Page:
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Jul 18.17 DOE: Magnesium at Forefront of $1.2 million for Lightweight Vehicle Research
Lightweight. Fuel-efficient. Despite political debate, changeable government regulations, and factors like fluctuating fuel prices,
materials researchers, engineers, manufacturers and designers continue to pursue the economically and environmentally sound goals of solving technical challenges to reduce the weight of vehicle components.

Four new projects designed to overcome those hurdles are part of a first round of industrial assistance opportunities supported by the U.S. Department of Energy's LightMAT--the Lightweight Materials Consortium.

The next two years will see three DOE national laboratories collaborating with five industry partners, each of which will match DOE's investment dollar for dollar at a minimum to advance lightweight materials technology.

Among the announced projects is one to develop strategies to join magnesium to other dissimilar metals, while at the same time mitigating corrosion. Magna-Stronach Centre of Innovation joins PNNL (Pacific Northwest National Laboratory, one of DOE's nine multiprogram national laboratories) in efforts to manipulate the chemistry of magnesium to make it less corrosive, and to methods to apply specialized isolating barriers between the lightweight metal and the other metals so that magnesium can be used to make corrosion resisting and smooth surface body panels.

Magnesium parts would ideally be bolted or welded to another part in automotive applications (like interior door beams), but if the joined area is exposed to moisture, magnesium will interact with most other metals and cause corrosion.

Magna is a leading global automotive supplier with 321 manufacturing operations and 102 product development, engineering and sales centers in 29 countries.

The other DOE/industry projects involve: developing a metal-ceramic composite brake system that could replace current cast iron brake components to reduce vehicle mass;
reinforcing thin sheets of advanced high strength steel with a carbon fiber epoxy coating to enable the steel to meet stiffness performance required by automotive manufacturers; and developing improved tooling design and optimizing extrusion processes to produce more cost effective components of strong aluminum alloys, of the type used in a vehicle's inner structure, among other applications.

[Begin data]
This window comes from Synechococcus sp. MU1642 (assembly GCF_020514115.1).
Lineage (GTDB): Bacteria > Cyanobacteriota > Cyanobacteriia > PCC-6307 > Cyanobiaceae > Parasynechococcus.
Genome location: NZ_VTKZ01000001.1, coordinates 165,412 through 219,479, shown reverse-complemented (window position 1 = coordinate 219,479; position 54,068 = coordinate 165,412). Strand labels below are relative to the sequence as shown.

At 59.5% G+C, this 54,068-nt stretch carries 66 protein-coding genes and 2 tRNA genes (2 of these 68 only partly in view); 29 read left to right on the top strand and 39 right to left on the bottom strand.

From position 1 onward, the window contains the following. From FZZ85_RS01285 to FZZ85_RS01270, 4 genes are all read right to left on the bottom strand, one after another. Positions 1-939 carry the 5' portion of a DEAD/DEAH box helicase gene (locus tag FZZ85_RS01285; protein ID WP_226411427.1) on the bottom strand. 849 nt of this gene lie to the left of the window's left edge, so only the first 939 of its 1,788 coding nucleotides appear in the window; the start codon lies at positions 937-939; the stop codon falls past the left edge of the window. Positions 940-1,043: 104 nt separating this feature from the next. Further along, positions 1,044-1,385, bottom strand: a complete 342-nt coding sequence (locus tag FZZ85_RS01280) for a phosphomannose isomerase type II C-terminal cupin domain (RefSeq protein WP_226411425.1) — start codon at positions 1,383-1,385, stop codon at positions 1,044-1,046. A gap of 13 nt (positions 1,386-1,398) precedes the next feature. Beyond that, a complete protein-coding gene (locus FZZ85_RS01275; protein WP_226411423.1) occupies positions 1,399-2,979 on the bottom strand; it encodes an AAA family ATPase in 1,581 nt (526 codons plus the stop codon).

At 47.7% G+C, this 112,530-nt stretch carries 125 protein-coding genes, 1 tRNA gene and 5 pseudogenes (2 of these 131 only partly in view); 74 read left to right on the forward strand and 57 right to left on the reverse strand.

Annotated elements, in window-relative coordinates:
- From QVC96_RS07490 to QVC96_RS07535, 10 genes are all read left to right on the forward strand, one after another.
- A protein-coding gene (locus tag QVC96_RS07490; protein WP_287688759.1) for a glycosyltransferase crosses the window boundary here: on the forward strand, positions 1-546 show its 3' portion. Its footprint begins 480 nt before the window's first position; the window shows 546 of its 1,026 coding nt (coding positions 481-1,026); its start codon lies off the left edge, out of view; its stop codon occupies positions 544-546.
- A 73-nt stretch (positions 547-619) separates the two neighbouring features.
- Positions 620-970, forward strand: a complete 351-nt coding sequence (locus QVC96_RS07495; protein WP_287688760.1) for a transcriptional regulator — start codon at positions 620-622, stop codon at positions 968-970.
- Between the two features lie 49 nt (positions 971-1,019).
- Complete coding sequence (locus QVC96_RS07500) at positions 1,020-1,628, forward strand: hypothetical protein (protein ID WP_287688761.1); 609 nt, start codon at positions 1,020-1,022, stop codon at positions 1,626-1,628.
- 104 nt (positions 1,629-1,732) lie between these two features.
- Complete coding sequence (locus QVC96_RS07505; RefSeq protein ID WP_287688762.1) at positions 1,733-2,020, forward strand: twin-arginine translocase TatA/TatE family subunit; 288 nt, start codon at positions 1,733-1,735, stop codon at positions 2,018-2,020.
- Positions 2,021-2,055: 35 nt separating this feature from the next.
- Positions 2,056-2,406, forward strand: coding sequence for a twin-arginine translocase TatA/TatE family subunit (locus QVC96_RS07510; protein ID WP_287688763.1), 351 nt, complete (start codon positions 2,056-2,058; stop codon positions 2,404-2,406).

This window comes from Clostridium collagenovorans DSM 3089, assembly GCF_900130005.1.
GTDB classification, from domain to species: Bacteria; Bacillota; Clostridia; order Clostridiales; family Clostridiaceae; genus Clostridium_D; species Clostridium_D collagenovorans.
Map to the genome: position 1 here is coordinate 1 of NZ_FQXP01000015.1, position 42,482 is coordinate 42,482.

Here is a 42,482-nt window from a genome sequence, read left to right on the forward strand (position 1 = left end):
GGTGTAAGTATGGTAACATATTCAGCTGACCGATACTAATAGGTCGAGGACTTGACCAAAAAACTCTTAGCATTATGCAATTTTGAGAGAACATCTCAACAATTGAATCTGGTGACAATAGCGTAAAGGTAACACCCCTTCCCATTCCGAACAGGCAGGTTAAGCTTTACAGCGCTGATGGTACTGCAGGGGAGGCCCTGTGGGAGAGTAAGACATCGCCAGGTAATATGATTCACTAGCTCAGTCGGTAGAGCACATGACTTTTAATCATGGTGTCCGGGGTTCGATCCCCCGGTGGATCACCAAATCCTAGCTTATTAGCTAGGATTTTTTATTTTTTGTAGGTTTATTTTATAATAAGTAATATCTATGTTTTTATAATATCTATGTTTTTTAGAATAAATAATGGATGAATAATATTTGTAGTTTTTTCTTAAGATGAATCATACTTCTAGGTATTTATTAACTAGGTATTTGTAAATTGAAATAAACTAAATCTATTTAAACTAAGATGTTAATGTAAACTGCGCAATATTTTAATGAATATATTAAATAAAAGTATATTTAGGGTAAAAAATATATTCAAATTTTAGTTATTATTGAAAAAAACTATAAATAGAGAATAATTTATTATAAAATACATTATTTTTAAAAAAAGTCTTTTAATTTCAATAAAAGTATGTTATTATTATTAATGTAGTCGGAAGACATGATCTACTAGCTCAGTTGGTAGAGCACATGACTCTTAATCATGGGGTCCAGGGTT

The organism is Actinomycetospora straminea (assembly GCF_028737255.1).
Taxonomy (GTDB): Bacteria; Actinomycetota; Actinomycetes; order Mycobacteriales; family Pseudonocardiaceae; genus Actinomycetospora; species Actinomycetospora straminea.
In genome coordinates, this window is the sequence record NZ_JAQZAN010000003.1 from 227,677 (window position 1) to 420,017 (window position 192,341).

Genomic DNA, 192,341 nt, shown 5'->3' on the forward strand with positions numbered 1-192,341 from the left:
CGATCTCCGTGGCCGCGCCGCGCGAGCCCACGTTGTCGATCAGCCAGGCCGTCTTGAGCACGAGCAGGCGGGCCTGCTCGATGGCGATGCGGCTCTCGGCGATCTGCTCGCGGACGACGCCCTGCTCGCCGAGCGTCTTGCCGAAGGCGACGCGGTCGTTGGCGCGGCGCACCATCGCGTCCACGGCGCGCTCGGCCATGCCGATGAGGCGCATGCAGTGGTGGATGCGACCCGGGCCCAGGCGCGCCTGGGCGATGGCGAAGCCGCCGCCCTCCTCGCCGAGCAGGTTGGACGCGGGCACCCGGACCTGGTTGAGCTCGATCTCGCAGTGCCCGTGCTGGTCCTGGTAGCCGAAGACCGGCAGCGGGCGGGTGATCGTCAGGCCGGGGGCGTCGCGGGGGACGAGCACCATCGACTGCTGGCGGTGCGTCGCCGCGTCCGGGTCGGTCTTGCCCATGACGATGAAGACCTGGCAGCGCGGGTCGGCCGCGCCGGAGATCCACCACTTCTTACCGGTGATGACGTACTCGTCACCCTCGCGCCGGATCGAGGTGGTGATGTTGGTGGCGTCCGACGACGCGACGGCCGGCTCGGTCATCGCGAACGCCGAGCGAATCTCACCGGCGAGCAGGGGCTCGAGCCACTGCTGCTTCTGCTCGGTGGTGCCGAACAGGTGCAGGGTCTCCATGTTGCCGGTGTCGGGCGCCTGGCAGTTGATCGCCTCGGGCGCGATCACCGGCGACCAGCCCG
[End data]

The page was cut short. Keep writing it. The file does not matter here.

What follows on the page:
Industrial partners participating in these projects are intent on producing lightweight and strong materials at better cost- and energy-efficiency, so these materials will be more readily applied in vehicle manufacture. As global-suppliers, these firms would be able to provide lightweight components to multiple vehicle producers and increase the U.S. competitiveness in manufacturing generally.

"LightMAT enables DOE's national laboratories to assist industry with very fundamental scientific research that will make even lighter vehicles possible," said LightMAT director Darrell Herling, who is also an engineer at Pacific Northwest National Laboratory. "We asked industry applicants to bring us their biggest technical challenges in implementing lightweight materials, and we'll bring the right capabilities and know-how, not available outside the national lab system, to bear on the problem."

LightMAT is a network of 10 national laboratories with technical capabilities pertaining to lightweight materials development and utilization. It is
managed by Pacific Northwest National Laboratory on behalf of the participating National Laboratories and sponsored by the DOE's Office of Energy Efficiency and Renewable Energy.

For more information visit https://lightmat.org/

Copyright notice: Reproduction of material without written permission is strictly prohibited.

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